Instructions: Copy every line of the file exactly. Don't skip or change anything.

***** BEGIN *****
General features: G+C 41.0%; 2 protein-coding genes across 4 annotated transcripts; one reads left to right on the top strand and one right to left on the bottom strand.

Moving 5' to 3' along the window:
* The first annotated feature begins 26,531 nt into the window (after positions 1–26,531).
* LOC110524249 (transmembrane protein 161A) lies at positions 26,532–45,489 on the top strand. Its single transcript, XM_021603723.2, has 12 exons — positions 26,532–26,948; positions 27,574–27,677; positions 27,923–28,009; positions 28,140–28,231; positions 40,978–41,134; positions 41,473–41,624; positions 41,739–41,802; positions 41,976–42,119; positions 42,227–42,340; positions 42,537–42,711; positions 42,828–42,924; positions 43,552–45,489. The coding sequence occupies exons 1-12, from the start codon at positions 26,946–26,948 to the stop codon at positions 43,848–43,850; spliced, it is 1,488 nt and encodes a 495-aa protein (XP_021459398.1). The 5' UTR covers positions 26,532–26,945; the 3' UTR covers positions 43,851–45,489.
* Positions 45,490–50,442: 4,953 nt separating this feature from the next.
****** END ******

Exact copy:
General features: G+C 41.0%; 2 protein-coding genes across 4 annotated transcripts; one reads left to right on the top strand and one right to left on the bottom strand.

Moving 5' to 3' along the window:
* The first annotated feature begins 26,531 nt into the window (after positions 1–26,531).
* LOC110524249 (transmembrane protein 161A) lies at positions 26,532–45,489 on the top strand. Its single transcript, XM_021603723.2, has 12 exons — positions 26,532–26,948; positions 27,574–27,677; positions 27,923–28,009; positions 28,140–28,231; positions 40,978–41,134; positions 41,473–41,624; positions 41,739–41,802; positions 41,976–42,119; positions 42,227–42,340; positions 42,537–42,711; positions 42,828–42,924; positions 43,552–45,489. The coding sequence occupies exons 1-12, from the start codon at positions 26,946–26,948 to the stop codon at positions 43,848–43,850; spliced, it is 1,488 nt and encodes a 495-aa protein (XP_021459398.1). The 5' UTR covers positions 26,532–26,945; the 3' UTR covers positions 43,851–45,489.
* Positions 45,490–50,442: 4,953 nt separating this feature from the next.